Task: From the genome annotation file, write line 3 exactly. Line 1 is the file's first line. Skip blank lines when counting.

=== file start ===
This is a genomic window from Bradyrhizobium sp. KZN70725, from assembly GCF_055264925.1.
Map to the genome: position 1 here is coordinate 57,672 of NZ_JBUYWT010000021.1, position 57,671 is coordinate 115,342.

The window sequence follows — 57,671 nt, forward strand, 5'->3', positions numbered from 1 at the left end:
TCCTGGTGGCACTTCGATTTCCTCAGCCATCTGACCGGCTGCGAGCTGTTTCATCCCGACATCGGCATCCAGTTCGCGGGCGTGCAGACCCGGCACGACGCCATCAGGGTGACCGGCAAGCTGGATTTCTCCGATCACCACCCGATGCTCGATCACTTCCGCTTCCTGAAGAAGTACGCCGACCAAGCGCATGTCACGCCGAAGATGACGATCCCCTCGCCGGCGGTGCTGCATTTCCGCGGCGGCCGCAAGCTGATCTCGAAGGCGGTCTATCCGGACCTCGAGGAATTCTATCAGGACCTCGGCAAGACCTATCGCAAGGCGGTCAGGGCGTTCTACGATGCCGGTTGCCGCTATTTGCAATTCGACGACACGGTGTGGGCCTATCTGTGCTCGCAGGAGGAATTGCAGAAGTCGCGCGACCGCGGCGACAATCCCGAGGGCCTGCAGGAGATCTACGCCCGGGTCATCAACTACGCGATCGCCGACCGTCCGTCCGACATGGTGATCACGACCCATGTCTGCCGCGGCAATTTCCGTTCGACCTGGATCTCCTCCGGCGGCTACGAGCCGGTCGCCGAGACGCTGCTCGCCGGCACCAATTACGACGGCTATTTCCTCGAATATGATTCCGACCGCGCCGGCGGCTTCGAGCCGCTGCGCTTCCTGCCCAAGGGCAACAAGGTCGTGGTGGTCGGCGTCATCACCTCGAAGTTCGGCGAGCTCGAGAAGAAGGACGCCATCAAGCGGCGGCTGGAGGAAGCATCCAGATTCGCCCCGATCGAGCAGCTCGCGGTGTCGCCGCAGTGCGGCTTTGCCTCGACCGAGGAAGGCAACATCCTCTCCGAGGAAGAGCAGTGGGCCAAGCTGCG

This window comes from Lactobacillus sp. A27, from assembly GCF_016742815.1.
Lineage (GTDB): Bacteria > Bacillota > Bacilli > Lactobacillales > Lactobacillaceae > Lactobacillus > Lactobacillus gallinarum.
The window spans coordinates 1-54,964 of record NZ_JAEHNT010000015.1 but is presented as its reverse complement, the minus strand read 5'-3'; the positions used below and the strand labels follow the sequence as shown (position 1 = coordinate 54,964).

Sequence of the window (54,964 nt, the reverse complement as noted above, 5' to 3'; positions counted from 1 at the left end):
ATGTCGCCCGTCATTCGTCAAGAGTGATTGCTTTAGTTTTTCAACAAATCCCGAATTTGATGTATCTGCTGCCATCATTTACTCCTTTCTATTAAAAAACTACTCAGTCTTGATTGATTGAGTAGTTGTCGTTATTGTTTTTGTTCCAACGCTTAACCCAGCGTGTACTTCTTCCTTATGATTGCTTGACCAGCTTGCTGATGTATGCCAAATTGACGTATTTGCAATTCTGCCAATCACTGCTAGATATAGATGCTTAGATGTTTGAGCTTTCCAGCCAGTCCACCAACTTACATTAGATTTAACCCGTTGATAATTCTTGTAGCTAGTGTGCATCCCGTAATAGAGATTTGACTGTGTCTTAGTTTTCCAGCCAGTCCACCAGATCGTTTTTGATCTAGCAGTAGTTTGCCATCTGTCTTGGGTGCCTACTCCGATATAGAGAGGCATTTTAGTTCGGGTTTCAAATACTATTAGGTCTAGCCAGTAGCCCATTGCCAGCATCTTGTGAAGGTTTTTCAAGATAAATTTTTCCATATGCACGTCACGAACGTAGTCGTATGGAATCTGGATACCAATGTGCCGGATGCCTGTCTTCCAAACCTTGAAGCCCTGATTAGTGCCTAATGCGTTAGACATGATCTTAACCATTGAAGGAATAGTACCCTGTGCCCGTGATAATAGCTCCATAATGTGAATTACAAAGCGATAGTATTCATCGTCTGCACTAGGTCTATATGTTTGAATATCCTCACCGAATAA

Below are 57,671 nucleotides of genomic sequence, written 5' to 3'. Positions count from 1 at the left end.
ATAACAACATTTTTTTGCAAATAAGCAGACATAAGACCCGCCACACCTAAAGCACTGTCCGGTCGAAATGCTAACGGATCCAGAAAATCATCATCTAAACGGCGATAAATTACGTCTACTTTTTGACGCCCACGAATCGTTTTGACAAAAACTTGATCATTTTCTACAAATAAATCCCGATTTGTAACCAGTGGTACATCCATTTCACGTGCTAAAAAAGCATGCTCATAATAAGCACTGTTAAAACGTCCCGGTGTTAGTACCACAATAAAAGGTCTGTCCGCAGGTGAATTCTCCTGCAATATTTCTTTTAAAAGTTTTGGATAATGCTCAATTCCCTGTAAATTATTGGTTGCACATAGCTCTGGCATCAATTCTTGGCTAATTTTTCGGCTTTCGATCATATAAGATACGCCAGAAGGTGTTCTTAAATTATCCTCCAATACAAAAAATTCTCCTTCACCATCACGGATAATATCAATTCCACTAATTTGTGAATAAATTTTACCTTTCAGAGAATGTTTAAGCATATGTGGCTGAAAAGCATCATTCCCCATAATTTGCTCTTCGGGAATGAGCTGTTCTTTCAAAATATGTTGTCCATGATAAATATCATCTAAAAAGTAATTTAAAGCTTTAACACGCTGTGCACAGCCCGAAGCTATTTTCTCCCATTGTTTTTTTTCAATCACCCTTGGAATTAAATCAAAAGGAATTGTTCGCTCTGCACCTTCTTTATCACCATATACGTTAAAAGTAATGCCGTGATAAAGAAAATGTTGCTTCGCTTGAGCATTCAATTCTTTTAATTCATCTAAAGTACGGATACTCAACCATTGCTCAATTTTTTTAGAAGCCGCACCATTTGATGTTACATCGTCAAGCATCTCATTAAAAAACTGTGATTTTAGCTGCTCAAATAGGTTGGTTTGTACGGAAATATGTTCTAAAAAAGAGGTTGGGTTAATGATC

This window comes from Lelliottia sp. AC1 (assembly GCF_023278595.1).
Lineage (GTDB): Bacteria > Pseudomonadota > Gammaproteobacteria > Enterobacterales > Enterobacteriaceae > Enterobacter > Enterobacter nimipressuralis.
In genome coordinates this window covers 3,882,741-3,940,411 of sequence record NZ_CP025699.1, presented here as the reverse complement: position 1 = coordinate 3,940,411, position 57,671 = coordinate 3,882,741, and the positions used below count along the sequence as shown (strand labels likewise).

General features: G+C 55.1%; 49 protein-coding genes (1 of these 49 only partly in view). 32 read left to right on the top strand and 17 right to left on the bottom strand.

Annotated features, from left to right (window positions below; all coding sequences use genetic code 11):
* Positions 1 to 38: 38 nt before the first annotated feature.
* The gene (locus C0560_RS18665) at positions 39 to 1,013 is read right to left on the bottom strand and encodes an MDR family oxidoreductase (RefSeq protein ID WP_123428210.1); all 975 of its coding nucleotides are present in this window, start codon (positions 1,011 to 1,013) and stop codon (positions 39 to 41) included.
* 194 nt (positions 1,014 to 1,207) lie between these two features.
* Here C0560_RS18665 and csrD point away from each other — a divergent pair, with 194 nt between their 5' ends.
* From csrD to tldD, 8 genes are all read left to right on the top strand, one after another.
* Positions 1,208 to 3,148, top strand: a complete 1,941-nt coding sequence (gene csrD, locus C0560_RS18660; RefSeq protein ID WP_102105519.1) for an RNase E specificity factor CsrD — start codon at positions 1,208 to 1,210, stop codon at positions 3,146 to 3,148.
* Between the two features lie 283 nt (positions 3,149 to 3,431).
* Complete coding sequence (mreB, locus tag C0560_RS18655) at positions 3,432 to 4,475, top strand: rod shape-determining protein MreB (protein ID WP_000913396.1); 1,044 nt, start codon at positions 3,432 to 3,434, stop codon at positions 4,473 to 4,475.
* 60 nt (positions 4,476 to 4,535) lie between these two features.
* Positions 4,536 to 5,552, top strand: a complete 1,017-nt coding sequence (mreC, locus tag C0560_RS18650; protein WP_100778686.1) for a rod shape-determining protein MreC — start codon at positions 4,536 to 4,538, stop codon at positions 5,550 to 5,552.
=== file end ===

The window sequence follows — 57,671 nt, forward strand, 5'->3', positions numbered from 1 at the left end: